What comes after Lean?
by Michael Ballé
September 13, 2013 | 1 Comment | Post a Comment | Permalink
More Sharing Services Share on facebook Share on twitter Share on linkedin Share on email
I’m often asked: now that so many companies are doing Lean, what comes after Lean?
I’ve been stumped by this question because on the one hand, I can’t quite imagine an end to “doing Lean;” Lean remains in many ways a mystery we are continuing to explore. On the other, for a long time I hadn’t come across any other strong, truly new line of thinking.
Most management ideas out there follow the Taylorist program of capturing knowledge, embedding it into a system, and then getting less qualified people to do the work within the systems constraints. Taylor’s Big Idea, to separate brains from hands, is now supported by Big Data. New opportunities to turn craft into algorithms appear every day. For example, as much as I am a fan of Amazon, here is a case where the craftman bookseller (who discusses with you what book you might like and then rummages through shelves to find the one precious copy of “the book for you”) has now been replaced by 1) an automated web-interface and 2) operators who follow the instructions of state-of-the-art IT systems in gigantic warehouses whose job it is to make sure the book gets to your door. And this is clearly going to continue. No one has yet figured out how to put together the Amazon of medicine, but someone will. You can imagine an automated web-based system that “knows” your genome and medical history, to which you’ll turn before you go and visit a flesh-and-blood doctor. The future is now.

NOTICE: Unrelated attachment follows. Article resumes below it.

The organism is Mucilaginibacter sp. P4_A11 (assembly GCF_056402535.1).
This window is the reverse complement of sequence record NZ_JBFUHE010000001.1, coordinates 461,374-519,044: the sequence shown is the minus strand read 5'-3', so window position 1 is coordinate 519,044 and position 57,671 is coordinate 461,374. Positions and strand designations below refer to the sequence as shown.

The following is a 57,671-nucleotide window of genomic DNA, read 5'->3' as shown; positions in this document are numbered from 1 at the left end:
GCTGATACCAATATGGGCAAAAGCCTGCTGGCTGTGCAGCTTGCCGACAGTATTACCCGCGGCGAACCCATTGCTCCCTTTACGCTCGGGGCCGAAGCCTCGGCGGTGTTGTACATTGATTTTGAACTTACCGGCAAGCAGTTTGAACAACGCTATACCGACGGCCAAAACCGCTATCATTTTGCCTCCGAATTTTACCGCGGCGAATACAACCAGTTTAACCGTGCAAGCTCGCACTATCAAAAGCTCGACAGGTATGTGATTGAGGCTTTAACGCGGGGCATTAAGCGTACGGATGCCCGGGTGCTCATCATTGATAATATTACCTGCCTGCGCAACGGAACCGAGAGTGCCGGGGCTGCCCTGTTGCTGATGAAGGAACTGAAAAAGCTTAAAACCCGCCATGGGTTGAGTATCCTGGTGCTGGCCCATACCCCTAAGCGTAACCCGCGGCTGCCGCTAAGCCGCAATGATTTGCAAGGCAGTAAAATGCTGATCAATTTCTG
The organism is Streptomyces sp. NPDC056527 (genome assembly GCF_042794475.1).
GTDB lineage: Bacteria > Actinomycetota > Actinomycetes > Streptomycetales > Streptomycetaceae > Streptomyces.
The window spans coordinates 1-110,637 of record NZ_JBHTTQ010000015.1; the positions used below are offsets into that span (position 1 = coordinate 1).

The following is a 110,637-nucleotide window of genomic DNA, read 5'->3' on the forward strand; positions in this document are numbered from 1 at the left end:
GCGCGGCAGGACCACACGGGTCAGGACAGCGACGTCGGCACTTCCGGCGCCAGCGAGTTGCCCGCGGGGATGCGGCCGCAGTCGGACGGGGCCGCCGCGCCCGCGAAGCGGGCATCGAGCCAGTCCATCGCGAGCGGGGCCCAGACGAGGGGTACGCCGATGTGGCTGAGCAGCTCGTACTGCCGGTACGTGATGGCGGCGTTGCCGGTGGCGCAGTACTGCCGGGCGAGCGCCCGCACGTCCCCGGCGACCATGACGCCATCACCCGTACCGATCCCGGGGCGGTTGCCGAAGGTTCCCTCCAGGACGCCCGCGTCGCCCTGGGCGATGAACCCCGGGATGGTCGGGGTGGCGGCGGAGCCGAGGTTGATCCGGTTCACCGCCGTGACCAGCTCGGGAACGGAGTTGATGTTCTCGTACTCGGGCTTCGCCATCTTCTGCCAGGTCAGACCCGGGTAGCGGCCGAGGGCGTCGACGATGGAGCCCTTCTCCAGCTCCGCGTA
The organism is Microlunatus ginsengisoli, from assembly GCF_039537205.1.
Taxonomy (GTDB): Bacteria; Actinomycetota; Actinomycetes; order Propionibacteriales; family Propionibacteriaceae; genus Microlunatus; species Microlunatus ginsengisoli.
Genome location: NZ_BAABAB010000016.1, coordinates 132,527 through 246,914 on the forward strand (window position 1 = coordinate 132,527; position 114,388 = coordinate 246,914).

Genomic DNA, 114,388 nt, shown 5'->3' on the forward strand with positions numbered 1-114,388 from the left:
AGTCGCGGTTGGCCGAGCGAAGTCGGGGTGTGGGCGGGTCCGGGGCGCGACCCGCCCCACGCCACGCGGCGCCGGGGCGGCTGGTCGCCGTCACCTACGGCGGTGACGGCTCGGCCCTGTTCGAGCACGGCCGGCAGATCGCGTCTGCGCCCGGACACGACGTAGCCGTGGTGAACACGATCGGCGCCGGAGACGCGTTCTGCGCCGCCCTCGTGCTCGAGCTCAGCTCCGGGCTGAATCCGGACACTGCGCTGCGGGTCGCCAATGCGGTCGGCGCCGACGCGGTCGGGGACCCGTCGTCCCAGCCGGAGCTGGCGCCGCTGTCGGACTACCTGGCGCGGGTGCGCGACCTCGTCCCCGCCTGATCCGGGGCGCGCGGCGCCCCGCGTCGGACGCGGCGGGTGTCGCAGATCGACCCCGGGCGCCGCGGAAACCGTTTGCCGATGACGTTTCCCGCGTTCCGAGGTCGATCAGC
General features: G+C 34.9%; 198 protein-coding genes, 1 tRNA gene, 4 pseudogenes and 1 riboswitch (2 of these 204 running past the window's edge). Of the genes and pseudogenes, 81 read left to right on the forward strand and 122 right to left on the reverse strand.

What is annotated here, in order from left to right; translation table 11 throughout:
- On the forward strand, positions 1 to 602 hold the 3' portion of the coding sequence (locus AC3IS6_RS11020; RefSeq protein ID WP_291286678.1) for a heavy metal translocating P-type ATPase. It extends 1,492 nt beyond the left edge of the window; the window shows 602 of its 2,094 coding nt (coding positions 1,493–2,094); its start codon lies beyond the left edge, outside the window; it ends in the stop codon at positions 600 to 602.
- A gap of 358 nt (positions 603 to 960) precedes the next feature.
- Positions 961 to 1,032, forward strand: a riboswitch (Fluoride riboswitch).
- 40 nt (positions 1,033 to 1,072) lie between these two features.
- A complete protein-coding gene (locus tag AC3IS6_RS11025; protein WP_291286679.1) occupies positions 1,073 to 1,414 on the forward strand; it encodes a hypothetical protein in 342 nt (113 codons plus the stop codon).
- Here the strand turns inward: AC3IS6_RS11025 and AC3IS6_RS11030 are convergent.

However, one strong movement I do find incredibly valuable now that is picking up speed is Design Thinking (which Jane Bulnes-Fowles wrote about recently on the Post).
Whereas lean thinkers believe that human creativity needs to be put back into the system at the operations kaizen level, design thinkers argue that businesspeople need to be skilled at...